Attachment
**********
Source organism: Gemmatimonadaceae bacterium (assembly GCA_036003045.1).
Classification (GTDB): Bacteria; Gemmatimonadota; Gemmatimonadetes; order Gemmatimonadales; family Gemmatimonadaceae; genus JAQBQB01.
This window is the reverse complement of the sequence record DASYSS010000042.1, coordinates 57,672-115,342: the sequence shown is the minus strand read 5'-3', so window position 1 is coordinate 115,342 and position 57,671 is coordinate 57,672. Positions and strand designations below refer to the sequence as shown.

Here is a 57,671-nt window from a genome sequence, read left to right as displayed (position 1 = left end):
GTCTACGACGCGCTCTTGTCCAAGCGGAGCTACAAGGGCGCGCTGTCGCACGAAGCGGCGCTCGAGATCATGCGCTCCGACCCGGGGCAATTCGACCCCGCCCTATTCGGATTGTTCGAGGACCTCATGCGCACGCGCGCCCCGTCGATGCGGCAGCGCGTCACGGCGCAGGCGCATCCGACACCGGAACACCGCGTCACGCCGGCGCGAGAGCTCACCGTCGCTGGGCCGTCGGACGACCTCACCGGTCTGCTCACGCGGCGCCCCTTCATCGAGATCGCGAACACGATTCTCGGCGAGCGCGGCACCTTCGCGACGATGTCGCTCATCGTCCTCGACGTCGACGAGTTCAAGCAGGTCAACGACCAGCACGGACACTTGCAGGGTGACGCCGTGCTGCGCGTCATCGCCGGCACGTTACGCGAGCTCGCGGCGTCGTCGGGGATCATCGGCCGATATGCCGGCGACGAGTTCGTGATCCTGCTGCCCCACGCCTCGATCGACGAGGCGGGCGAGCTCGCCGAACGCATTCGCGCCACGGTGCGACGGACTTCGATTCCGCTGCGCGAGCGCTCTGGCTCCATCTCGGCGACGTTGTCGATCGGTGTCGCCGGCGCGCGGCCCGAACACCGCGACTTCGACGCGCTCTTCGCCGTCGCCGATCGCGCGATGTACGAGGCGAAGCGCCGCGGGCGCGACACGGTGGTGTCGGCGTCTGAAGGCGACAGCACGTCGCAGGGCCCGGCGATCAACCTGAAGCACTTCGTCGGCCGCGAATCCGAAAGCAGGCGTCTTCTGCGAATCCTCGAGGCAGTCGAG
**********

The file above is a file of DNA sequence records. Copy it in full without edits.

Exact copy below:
Source organism: Gemmatimonadaceae bacterium (assembly GCA_036003045.1).
Classification (GTDB): Bacteria; Gemmatimonadota; Gemmatimonadetes; order Gemmatimonadales; family Gemmatimonadaceae; genus JAQBQB01.
This window is the reverse complement of the sequence record DASYSS010000042.1, coordinates 57,672-115,342: the sequence shown is the minus strand read 5'-3', so window position 1 is coordinate 115,342 and position 57,671 is coordinate 57,672. Positions and strand designations below refer to the sequence as shown.

Here is a 57,671-nt window from a genome sequence, read left to right as displayed (position 1 = left end):
GTCTACGACGCGCTCTTGTCCAAGCGGAGCTACAAGGGCGCGCTGTCGCACGAAGCGGCGCTCGAGATCATGCGCTCCGACCCGGGGCAATTCGACCCCGCCCTATTCGGATTGTTCGAGGACCTCATGCGCACGCGCGCCCCGTCGATGCGGCAGCGCGTCACGGCGCAGGCGCATCCGACACCGGAACACCGCGTCACGCCGGCGCGAGAGCTCACCGTCGCTGGGCCGTCGGACGACCTCACCGGTCTGCTCACGCGGCGCCCCTTCATCGAGATCGCGAACACGATTCTCGGCGAGCGCGGCACCTTCGCGACGATGTCGCTCATCGTCCTCGACGTCGACGAGTTCAAGCAGGTCAACGACCAGCACGGACACTTGCAGGGTGACGCCGTGCTGCGCGTCATCGCCGGCACGTTACGCGAGCTCGCGGCGTCGTCGGGGATCATCGGCCGATATGCCGGCGACGAGTTCGTGATCCTGCTGCCCCACGCCTCGATCGACGAGGCGGGCGAGCTCGCCGAACGCATTCGCGCCACGGTGCGACGGACTTCGATTCCGCTGCGCGAGCGCTCTGGCTCCATCTCGGCGACGTTGTCGATCGGTGTCGCCGGCGCGCGGCCCGAACACCGCGACTTCGACGCGCTCTTCGCCGTCGCCGATCGCGCGATGTACGAGGCGAAGCGCCGCGGGCGCGACACGGTGGTGTCGGCGTCTGAAGGCGACAGCACGTCGCAGGGCCCGGCGATCAACCTGAAGCACTTCGTCGGCCGCGAATCCGAAAGCAGGCGTCTTCTGCGAATCCTCGAGGCAGTCGAG